Boom recently lost its jet engine partner for the Overture supersonic jet, and other major engine manufacturers aren’t interested in the project either. Well-informed person has reported. After Boom signed a “compromise agreement” with Rolls-Royce for supersonic jet engines in 2020, the latter announced last week who had left the project. Now other major jet engine manufacturers, including Pratt & Whitney, GE Aviation, Honeywell and Safran Aircraft Engines, have said FlightGlobal they are currently not interested in supersonic aircraft.
However, Boom said the project is still underway and an associated engine will be announced soon. “We can reconfirm our intent to announce Boom’s selected engine partner and transformational approach to reliable, profitable and sustainable supersonic flight later this year.” boom said Well-informed person. The company has orders for 20 planes from American Airlines and 15 from United. It plans to build a factory in California and start transporting passengers by 2029.
For its part, Rolls-Royce said that “after careful consideration… [we] We have determined that the commercial aviation supersonic market is not currently a priority for us and therefore we will not continue to work on the program at this time.”
After careful consideration, Rolls-Royce has determined that the commercial aviation supersonic market is not currently a priority for us and therefore will not continue to work on the program at this time.
There are a limited number of other manufacturers capable of developing a supersonic jet engine, and all of the major ones said it’s not in their plans. Honeywell, Safron and GE all rejected the idea, while Pratt & Whitney said supersonic travel is “tangential” to their business.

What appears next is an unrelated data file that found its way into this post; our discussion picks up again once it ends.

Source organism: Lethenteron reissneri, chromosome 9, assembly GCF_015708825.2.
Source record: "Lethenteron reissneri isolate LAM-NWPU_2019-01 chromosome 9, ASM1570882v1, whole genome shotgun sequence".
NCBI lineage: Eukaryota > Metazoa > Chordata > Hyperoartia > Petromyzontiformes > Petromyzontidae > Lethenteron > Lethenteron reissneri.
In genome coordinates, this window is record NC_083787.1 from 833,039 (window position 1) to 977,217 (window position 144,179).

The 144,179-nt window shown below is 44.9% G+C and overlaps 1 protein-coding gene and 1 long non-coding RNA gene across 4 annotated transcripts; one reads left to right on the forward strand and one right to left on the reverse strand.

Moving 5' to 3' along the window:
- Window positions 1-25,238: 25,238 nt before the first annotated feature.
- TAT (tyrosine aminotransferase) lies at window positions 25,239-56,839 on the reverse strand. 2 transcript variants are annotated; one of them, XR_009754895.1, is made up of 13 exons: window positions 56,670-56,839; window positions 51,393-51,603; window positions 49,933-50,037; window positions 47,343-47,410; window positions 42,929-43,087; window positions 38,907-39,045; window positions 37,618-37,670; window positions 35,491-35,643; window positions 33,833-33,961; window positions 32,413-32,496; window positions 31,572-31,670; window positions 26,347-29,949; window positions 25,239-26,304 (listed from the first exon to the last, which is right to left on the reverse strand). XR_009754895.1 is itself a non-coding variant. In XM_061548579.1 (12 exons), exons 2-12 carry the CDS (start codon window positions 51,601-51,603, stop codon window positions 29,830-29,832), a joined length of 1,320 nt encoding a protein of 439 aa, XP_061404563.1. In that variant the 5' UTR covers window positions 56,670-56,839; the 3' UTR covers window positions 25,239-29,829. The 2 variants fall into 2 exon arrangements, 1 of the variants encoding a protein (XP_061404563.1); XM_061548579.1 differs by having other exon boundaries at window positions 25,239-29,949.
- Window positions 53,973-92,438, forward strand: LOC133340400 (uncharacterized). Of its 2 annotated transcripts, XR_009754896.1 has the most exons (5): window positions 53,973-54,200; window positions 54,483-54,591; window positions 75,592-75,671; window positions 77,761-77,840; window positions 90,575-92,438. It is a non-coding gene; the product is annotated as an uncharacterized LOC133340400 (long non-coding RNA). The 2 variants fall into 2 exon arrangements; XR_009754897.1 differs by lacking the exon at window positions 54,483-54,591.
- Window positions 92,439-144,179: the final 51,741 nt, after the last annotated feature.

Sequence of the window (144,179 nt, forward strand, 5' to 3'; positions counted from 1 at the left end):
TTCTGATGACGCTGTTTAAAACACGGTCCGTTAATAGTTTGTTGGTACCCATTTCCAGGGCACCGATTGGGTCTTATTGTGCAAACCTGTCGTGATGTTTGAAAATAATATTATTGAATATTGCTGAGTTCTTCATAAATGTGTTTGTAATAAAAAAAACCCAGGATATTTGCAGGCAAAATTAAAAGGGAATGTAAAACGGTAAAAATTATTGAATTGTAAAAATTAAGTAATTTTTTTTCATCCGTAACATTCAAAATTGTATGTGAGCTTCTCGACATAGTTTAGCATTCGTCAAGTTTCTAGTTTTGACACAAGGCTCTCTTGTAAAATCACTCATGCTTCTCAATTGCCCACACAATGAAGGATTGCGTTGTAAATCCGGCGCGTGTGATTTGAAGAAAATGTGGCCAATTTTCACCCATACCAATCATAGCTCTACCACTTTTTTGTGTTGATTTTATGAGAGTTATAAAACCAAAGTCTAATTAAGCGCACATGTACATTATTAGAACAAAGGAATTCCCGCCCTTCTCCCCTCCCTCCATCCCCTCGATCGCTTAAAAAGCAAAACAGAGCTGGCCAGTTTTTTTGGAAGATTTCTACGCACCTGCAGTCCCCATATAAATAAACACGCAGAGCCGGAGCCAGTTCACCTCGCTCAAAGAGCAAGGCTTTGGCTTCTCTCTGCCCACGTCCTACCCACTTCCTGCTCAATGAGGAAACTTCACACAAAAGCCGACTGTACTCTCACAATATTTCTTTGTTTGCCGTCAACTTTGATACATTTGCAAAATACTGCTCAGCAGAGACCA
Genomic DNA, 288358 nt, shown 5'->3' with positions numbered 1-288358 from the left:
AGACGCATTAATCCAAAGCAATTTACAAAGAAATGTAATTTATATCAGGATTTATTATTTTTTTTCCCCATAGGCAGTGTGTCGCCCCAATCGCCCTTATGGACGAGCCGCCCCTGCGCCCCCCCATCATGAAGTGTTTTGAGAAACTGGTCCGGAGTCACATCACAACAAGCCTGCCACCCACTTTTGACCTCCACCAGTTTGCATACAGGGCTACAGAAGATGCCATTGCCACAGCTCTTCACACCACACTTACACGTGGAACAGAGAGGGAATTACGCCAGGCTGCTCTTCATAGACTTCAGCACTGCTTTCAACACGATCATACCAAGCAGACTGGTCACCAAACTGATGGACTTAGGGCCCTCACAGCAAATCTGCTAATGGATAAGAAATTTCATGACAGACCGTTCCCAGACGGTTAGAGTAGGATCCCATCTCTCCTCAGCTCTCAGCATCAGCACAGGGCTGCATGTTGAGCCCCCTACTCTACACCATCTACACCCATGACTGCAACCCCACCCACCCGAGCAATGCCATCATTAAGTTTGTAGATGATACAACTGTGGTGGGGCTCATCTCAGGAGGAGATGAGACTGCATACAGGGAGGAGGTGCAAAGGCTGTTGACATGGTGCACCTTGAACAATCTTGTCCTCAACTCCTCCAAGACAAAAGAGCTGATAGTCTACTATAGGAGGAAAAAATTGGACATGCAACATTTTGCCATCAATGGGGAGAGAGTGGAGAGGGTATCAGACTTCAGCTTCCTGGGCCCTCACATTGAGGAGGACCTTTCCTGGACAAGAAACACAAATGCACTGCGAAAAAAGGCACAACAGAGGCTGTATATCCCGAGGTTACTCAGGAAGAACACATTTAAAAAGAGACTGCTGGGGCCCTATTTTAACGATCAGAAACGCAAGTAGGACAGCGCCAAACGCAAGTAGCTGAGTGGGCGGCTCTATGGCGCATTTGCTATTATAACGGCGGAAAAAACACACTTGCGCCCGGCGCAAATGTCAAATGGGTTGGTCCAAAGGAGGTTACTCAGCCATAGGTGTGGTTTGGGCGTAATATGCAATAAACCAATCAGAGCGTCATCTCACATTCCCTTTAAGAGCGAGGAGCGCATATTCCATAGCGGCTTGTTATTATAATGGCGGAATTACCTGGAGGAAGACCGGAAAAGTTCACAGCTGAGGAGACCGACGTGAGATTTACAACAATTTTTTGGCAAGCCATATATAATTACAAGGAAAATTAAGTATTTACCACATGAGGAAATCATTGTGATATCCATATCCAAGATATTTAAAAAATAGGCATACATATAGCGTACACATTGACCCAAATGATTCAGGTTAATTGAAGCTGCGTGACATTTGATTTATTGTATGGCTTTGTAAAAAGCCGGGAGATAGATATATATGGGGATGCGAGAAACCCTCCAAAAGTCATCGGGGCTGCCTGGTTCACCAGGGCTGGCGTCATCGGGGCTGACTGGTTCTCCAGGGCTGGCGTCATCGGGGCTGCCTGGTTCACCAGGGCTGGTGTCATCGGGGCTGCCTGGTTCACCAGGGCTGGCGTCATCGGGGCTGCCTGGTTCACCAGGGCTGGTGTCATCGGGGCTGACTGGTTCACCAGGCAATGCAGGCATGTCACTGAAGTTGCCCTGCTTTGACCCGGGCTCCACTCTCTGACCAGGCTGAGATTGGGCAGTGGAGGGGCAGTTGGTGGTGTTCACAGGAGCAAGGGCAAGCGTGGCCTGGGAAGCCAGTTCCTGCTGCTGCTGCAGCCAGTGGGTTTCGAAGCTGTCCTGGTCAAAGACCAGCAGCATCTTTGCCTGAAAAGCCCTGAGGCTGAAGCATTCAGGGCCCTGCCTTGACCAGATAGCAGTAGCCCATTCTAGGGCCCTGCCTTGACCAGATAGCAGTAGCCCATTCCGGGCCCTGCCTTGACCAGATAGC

Pratt & Whitney cited efficiency as an issue for supersonic planes, and other manufacturers said they are focused on reducing fuel consumption. That’s the main direction for the industry right now, given criticism of the contribution of air travel to global warming. Additionally, the International Civil Aviation Organization (ICAO) recently criticized supersonic travel, noting in a report that would use 7 to 9 times more fuel per passenger, per kilometer, than subsonic jets.
Boom has said it would offset its carbon output by using sustainable aviation fuel (SAF). However, the ICAO report said that it would be a misuse of scarce SAF fuels, given the high fuel consumption compared to a regular aircraft. He also noted that “the high cruising altitude of supersonics significantly increases the residence time of emissions.”
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